Update: Google announced on its Project Glass page (via Engadget) that Glass will indeed support prescriptions lenses "later this year." Google adds that it's "still perfecting the design" of prescription lenses with Glass, which likely explains the quote in the original article below.
If we’re to believe the stereotypes, nerds and glasses go hand in hand. Hollywood teaches us that a pair of specs is all it takes to transform a stunning actor or actress into an awkward wallflower, or a mighty superhero into a clumsy dweeb. If there’s any truth to this cliché, then some of Google’s most tech-savvy customers may have to wait a bit longer than the general population to enjoy Google Glass.
According to CNET, Google has gone on record as saying that Glass isn’t quite ready for prescription lenses. Jay Nancarrow, Global Communications & Public Affairs Manager at Google, reportedly said that Google currently has no solution for the already-bespectacled:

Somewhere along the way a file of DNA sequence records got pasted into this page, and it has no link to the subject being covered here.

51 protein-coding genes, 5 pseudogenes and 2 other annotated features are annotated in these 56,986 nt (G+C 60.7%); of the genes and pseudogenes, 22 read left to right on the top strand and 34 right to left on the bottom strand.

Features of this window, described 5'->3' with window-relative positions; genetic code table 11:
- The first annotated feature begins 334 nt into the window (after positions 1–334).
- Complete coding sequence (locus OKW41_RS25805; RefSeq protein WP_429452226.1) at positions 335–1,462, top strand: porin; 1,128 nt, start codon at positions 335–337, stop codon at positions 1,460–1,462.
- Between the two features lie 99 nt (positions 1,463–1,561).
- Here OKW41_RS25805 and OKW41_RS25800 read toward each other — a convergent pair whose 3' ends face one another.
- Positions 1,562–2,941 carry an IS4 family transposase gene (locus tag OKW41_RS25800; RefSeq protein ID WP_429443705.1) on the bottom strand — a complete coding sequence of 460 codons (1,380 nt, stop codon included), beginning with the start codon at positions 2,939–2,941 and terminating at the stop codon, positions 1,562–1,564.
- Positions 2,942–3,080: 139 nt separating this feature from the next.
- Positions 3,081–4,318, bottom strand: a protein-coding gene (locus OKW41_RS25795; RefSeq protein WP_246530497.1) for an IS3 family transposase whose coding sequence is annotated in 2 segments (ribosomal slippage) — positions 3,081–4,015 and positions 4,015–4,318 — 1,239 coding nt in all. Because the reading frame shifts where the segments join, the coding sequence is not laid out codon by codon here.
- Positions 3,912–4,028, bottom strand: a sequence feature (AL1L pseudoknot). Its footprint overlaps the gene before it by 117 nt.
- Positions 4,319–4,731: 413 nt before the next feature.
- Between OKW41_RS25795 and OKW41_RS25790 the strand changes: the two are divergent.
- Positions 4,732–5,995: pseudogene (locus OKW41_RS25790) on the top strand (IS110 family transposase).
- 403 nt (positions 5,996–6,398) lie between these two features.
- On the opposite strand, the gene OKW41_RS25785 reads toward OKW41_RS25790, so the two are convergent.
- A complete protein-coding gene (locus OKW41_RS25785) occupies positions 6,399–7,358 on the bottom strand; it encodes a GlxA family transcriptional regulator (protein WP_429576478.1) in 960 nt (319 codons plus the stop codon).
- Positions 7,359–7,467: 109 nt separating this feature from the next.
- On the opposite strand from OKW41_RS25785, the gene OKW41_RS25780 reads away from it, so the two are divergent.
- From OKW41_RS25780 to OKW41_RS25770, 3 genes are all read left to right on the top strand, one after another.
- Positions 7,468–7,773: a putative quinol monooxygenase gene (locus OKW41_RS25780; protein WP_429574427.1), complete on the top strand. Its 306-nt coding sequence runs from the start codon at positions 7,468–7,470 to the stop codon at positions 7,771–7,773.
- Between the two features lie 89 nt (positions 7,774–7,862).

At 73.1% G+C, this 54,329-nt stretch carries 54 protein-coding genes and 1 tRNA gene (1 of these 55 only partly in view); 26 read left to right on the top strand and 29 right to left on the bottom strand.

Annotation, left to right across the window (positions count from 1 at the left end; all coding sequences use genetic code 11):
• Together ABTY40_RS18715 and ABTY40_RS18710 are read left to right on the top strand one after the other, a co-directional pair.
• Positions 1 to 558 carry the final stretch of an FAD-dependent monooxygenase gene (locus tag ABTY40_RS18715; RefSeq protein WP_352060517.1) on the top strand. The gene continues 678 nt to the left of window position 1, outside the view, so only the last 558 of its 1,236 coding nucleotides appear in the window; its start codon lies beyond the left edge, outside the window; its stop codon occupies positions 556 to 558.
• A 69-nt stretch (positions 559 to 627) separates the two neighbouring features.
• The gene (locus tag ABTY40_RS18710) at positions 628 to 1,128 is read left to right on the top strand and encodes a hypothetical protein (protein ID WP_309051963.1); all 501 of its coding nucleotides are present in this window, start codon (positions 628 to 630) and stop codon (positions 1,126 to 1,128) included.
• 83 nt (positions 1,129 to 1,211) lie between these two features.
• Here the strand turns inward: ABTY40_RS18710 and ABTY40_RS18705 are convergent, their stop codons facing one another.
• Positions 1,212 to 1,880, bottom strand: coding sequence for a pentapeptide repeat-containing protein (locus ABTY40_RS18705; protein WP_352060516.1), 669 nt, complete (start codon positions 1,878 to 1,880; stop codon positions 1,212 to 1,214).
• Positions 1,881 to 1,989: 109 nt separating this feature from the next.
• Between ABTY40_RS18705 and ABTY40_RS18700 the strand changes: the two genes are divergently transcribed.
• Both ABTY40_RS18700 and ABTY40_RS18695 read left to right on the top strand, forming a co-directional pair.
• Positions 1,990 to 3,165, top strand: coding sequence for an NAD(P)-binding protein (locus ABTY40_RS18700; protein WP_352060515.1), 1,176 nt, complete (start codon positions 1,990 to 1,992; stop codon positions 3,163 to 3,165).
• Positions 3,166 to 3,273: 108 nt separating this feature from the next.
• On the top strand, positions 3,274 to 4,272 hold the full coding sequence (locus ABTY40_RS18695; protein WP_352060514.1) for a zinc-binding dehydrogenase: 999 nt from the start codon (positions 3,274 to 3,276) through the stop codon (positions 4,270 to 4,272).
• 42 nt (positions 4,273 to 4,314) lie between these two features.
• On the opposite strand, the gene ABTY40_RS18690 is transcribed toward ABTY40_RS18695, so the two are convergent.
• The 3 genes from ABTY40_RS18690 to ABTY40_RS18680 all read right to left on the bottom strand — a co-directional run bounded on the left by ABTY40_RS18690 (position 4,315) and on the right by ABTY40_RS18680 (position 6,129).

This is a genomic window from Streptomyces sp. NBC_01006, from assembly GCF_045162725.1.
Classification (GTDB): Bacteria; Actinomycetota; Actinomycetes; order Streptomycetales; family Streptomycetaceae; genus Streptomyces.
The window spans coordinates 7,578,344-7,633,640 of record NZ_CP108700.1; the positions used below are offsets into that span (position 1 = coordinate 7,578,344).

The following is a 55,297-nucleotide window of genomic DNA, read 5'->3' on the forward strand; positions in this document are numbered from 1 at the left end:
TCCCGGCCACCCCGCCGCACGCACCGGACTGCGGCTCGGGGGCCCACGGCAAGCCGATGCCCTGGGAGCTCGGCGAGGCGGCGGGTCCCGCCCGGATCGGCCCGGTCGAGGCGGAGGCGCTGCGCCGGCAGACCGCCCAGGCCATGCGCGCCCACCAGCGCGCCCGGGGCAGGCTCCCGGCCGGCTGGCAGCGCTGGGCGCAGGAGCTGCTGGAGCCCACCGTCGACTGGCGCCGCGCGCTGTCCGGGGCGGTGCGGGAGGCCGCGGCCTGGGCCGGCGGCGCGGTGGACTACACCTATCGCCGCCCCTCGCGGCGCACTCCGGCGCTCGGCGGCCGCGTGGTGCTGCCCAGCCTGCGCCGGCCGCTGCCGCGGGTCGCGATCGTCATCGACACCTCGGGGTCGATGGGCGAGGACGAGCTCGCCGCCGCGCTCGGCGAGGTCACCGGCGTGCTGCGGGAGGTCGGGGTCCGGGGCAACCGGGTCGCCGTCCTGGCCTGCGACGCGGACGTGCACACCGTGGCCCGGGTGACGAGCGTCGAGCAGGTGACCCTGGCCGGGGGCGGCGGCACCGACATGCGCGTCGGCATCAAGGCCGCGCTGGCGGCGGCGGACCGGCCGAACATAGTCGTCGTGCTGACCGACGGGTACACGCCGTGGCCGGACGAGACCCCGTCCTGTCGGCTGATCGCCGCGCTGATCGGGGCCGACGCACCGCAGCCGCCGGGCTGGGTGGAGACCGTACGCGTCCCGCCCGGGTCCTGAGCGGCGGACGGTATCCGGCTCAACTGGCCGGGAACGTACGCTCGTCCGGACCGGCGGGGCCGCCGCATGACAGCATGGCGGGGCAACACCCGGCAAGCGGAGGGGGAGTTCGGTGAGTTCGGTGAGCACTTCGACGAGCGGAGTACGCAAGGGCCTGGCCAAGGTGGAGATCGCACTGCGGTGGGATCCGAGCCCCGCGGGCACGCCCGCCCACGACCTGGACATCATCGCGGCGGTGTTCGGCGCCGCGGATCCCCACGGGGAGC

- We’re preparing additional models that are designed to work for people who require prescription lenses [...] We haven’t released specific timelines for these, however.
So – at least at launch – the first significant pair of consumer smart glasses might not work as traditional glasses. Sounds like a missed opportunity, right?
Perhaps. But it might be a necessary – and temporary – tradeoff. Google’s biggest challenge with Glass is to cut down on the geek factor, and make it something “regular” customers will want to wear.
If that means prioritizing appearance over prescription lens compatibility, then so be it. In the meantime, the "nerds" just may have to switch to contact lenses (and perhaps transform into a Superman or prom king in the process).
Google said that Glass will launch later in 2013 (Q4 sounds like a safe bet). Each pair is expected to retail for around US$1,300-1,400.